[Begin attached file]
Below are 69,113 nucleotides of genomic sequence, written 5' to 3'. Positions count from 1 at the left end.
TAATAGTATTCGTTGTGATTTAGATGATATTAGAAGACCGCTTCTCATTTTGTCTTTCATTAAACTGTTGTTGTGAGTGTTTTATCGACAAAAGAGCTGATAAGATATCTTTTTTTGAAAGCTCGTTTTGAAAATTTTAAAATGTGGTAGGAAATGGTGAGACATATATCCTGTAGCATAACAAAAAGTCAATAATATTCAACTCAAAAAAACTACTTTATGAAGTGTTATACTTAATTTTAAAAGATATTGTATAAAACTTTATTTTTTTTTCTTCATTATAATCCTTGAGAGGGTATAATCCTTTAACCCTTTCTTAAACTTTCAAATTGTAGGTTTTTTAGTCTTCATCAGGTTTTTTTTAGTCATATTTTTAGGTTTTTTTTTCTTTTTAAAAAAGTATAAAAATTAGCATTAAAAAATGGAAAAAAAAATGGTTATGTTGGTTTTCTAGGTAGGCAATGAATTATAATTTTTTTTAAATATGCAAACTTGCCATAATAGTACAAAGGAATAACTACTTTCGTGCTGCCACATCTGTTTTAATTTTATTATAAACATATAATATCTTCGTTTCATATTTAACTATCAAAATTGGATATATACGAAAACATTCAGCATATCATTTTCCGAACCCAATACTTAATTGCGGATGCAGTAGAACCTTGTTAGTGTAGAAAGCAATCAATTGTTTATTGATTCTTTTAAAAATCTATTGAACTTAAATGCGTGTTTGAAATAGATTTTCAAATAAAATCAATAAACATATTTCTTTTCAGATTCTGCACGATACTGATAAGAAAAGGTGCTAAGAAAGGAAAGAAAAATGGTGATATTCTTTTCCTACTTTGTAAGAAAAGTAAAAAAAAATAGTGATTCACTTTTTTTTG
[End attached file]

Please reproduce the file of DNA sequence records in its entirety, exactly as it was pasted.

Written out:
Below are 69,113 nucleotides of genomic sequence, written 5' to 3'. Positions count from 1 at the left end.
TAATAGTATTCGTTGTGATTTAGATGATATTAGAAGACCGCTTCTCATTTTGTCTTTCATTAAACTGTTGTTGTGAGTGTTTTATCGACAAAAGAGCTGATAAGATATCTTTTTTTGAAAGCTCGTTTTGAAAATTTTAAAATGTGGTAGGAAATGGTGAGACATATATCCTGTAGCATAACAAAAAGTCAATAATATTCAACTCAAAAAAACTACTTTATGAAGTGTTATACTTAATTTTAAAAGATATTGTATAAAACTTTATTTTTTTTTCTTCATTATAATCCTTGAGAGGGTATAATCCTTTAACCCTTTCTTAAACTTTCAAATTGTAGGTTTTTTAGTCTTCATCAGGTTTTTTTTAGTCATATTTTTAGGTTTTTTTTTCTTTTTAAAAAAGTATAAAAATTAGCATTAAAAAATGGAAAAAAAAATGGTTATGTTGGTTTTCTAGGTAGGCAATGAATTATAATTTTTTTTAAATATGCAAACTTGCCATAATAGTACAAAGGAATAACTACTTTCGTGCTGCCACATCTGTTTTAATTTTATTATAAACATATAATATCTTCGTTTCATATTTAACTATCAAAATTGGATATATACGAAAACATTCAGCATATCATTTTCCGAACCCAATACTTAATTGCGGATGCAGTAGAACCTTGTTAGTGTAGAAAGCAATCAATTGTTTATTGATTCTTTTAAAAATCTATTGAACTTAAATGCGTGTTTGAAATAGATTTTCAAATAAAATCAATAAACATATTTCTTTTCAGATTCTGCACGATACTGATAAGAAAAGGTGCTAAGAAAGGAAAGAAAAATGGTGATATTCTTTTCCTACTTTGTAAGAAAAGTAAAAAAAAATAGTGATTCACTTTTTTTTG